Environment

Gov. Roy Cooper has vetoed a bill that would limit the amount of damages nearby property owners can collect if a court rules that smells from hog and poultry farms are a nuisance The governor also has signed a Republican-backed bill that rolls back some state regulations on the environment, business and government agencies.  

Duke Energy's annual meeting is Thursday, but don't try to go to uptown Charlotte and vote your shares. This year’s meeting will be at a secret location, beamed to shareholders via telephone and internet. Protesters say they'll be at Duke's headquarters anyway.  

Blue sky over uptown Charlotte
David Boraks / WFAE

An annual report out this week shows air quality in North Carolina and other southeastern states is continuing to improve. Federal and state laws have made the difference, but there's concern lawmakers may try to weaken those rules. 

Republicans have eliminated or updated a variety of state regulations since taking control of the legislature in 2010. But in the past couple of years, they've found it harder to agree on reforms.

On Wednesday, the state Senate rejected the expanded House version of the GOP-backed 2016-2017 regulatory reform bill. It's got both years in the title because the two chambers also failed to agree last year before the legislature adjourned.

A worker mows Tim Mascara's lawn on Sloan Street in Davidson. Workers wet the grass and wore protective gear because of concern over asbestos.
Courtesy of Tim Mascara

There was a strange sight in Davidson a few weeks ago – workers in white suits mowing lawns. It’s part of a $3 million asbestos cleanup by the U.S. Environmental Protection Agency at about 20 homes and other properties around an old mill.

Charlotte is known as a tree city, with lush neighborhoods and even tree-lined downtown streets, like College Street.
David Boraks / WFAE

Charlotte has a goal of having trees cover 50 percent of the city by 2050. But a report out this month says the city may have trouble hitting that goal, as trees disappear faster than they can be planted.

Updated 4:25 p.m.
The state Senate on Tuesday passed a bill to reduce the number of state appeals court judges, and gave preliminary final approval to a bill that would relax state regulations on the environment and businesses. Senators also confirmed three more Cabinet picks of Gov. Roy Cooper, for commerce, environment and cultural resources. Other bills making their way through the General Assembly would enact new restrictions on opioids, and limit lawsuits against large hog farms.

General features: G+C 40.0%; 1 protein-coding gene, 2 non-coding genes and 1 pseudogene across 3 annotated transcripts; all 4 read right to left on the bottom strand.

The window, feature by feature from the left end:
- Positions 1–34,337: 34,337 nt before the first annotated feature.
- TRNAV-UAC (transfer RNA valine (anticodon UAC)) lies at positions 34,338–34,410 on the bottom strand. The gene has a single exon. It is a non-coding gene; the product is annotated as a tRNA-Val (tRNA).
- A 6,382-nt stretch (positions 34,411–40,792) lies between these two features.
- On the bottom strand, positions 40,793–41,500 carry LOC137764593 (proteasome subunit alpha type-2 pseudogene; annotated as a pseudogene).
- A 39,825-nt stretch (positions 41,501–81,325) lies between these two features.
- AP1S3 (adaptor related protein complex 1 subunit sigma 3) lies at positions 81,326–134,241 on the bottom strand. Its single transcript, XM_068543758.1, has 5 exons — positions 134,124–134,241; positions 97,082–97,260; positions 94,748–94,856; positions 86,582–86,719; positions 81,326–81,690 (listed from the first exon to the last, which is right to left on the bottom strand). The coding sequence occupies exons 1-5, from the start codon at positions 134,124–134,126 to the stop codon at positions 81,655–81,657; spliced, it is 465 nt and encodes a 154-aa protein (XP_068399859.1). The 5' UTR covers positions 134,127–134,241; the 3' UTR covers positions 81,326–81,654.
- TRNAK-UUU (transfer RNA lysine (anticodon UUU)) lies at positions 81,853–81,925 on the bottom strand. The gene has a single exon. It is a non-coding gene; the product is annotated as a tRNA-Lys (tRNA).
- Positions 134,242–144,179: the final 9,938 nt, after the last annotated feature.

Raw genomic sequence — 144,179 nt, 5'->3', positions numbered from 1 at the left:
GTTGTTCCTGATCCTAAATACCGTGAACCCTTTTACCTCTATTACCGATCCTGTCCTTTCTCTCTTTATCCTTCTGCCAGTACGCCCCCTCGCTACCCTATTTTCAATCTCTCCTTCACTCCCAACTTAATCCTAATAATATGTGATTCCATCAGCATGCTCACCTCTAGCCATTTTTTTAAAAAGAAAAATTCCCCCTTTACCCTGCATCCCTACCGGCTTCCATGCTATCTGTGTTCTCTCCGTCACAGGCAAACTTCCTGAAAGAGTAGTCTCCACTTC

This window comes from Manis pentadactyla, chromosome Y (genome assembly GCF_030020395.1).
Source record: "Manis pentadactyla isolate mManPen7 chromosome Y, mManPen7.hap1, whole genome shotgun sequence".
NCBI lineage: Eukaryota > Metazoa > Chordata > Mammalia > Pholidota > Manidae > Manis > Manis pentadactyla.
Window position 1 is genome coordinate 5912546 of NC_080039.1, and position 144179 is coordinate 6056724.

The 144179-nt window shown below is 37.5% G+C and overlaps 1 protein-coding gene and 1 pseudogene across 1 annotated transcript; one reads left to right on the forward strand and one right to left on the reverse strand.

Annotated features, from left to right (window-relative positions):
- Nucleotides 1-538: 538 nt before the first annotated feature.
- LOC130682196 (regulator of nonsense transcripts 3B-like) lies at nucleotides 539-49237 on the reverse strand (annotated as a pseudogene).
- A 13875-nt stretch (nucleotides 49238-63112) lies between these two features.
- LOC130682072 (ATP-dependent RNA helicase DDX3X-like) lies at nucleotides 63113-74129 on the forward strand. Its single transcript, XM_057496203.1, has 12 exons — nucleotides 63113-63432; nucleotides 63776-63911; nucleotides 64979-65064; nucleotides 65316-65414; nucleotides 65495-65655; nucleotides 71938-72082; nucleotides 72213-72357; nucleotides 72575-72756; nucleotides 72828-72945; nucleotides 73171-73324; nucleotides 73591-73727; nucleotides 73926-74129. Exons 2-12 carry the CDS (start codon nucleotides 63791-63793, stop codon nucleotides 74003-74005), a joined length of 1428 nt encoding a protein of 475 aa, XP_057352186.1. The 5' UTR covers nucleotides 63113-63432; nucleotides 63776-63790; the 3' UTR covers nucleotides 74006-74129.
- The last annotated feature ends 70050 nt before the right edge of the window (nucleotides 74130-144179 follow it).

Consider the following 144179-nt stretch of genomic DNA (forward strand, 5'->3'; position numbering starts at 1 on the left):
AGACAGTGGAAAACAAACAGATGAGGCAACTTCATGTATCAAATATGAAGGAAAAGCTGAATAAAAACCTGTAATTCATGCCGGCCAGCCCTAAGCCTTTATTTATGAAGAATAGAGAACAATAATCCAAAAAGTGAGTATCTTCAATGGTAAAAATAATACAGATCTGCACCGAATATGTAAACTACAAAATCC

Workers cut down trees and shrubs then installed a plastic liner, soil and a fiber mat cover on this slope near the former Carolina Asbestos plant in Davidson. Last fall, environmental officials found asbestos running off from the hill.
David Boraks / WFAE

Contractors have finished installing a plastic liner, fresh earth and a fiber mat over an asbestos site at the Metrolina Warehouse near downtown Davidson. Last fall, runoff was discovered flowing from a slope behind the old mill, at 301 Depot St.  in Davidson.

Green "filter socks" are designed to control runoff behind the old Carolina Asbestos plant in Davidson.  The trees will be removed and the hill full of asbestos covered starting next week.
David Boraks / WFAE

Updated Friday, Jan. 27, 2017
Despite the Trump administration's freeze on new Environmental Protection Agency contracts, a federal cleanup of asbestos found at homes in Davidson remains on track. In addition, state officials say work will start next week to cap asbestos that spilled near an old factory in the neighborhood. 

President Donald Trump has issued a lot of orders in his first week, and he's already putting his mark on the office. It's mostly big-picture policy statements. But some orders are creating confusion for government employees and citizens, especially when it comes to science and the environment.

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